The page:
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Stephanie Law, a second year PhD student in the University of Liverpool’s Department of Earth, Ocean and Ecological Sciences, is currently completing her second field trip to Borneo.
“I am fortunate to conduct the fieldwork for my PhD in Borneo, home to one of the oldest rainforests in the world. For 3 months, I am based in the Maliau Basin Conservation Area, also known as ‘Sabah’s Lost World’ in recognition of its wilderness and large areas that remain unexplored.
Maliau is characterized by a huge, circular basin of pristine forest drained by a single river, the Maliau river, and is bounded by an escarpment that reaches more than 1,600 metres above sea level. This large elevational gradient encompasses a range of forest types, from lowland mixed dipterocarp forest where I work, to tropical heath forest.
I have travelled here to study ants living in the tropical rainforest canopy. Ants dominate invertebrate fauna in tropical rainforests, making up around 60% of the arthropods found both in the ground leaf litter and in the canopy.
Ants fill various ecological roles; as predators, seed dispersers, herbivores and mutualists. Consequently, they have a large impact on ecosystem processes. I am trying to determine the extent to which ground ants influence the distribution of canopy ants, and how ants affect ecosystem processes such as canopy herbivory and forest productivity.
To answer these questions, I am working in experimental plots where ground ants have been suppressed. I have been spending months, both last year and this year, collecting samples of ants and other invertebrates from the canopy.
So, how do we sample the canopy of the tropics’ tallest trees? It all starts with a big shot – a huge catapult used to propel a fishing line over a fork at the top of the tree. Using this line, climbing ropes are pulled up and anchored to a second tree. Pulling heavy ropes up and down trees every day is definitely good for building arm strength! Using very long ropes and specialized climbing gear I have been hauling myself up trees that frequently measure over 50 metres tall to set traps, beat vegetation and collect leaf samples.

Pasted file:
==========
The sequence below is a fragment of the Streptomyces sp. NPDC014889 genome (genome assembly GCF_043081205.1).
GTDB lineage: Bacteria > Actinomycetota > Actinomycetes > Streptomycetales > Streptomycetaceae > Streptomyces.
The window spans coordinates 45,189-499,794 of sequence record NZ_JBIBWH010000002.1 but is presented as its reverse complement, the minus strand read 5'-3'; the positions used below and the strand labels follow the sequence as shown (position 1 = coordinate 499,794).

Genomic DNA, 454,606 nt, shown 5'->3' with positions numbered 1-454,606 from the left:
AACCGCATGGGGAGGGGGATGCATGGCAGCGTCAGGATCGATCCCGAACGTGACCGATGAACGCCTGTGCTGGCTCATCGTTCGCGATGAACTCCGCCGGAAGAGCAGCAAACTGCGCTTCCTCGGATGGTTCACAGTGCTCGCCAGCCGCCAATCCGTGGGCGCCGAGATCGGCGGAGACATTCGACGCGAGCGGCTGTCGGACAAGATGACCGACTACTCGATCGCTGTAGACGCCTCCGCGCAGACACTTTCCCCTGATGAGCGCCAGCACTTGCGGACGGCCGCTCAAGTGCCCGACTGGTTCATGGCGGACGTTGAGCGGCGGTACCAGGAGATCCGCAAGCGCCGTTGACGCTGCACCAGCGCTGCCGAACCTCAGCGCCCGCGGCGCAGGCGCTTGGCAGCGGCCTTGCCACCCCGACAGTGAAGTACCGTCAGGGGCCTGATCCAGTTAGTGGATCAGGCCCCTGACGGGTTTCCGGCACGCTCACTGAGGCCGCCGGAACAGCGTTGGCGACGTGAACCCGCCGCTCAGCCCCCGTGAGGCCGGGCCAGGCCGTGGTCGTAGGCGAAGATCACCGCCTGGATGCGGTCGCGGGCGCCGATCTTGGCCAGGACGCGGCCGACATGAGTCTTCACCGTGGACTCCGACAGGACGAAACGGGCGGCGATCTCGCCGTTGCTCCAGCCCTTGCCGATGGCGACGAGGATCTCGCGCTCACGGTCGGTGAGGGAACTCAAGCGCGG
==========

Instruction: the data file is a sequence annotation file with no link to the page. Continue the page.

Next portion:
Working in the rainforest comes with challenges; heat, humidity and mosquitoes spring most immediately to mind. Collecting data from the rainforest canopy presents additional concerns, other than the height there is always the fear of climbing into a bees’ nest.
Yet, rainforest research is extraordinary. I have been privileged to see gibbons swinging from adjacent trees whilst climbing; elephants that, despite their size, remain well hidden behind vegetation until you run into them and even a sunbear raiding my kitchen supplies. But most important are the diverse ants I now have in my samples.
Image: Polyrhachis ants are commonly found in the canopy. Notable by the long spines seen in the thorax and petiole.
All of these specimens will be brought back to the lab in Liverpool for identification. Along with the data I collected last year I hope to shed new light on the interactions between ants occupying different strata in the rainforest and how vital they are for the health of our rainforests.”
For details on the funkyant team please see http://funkyant.weebly.com/ and for Stephanie Law see http://www.changingfields.com/
Image: Beating is used to collect all invertebrates. This 1 m x 1 m tray is pulled up into the canopy to collect invertebrates that fall when the branch is beaten with a long pole.
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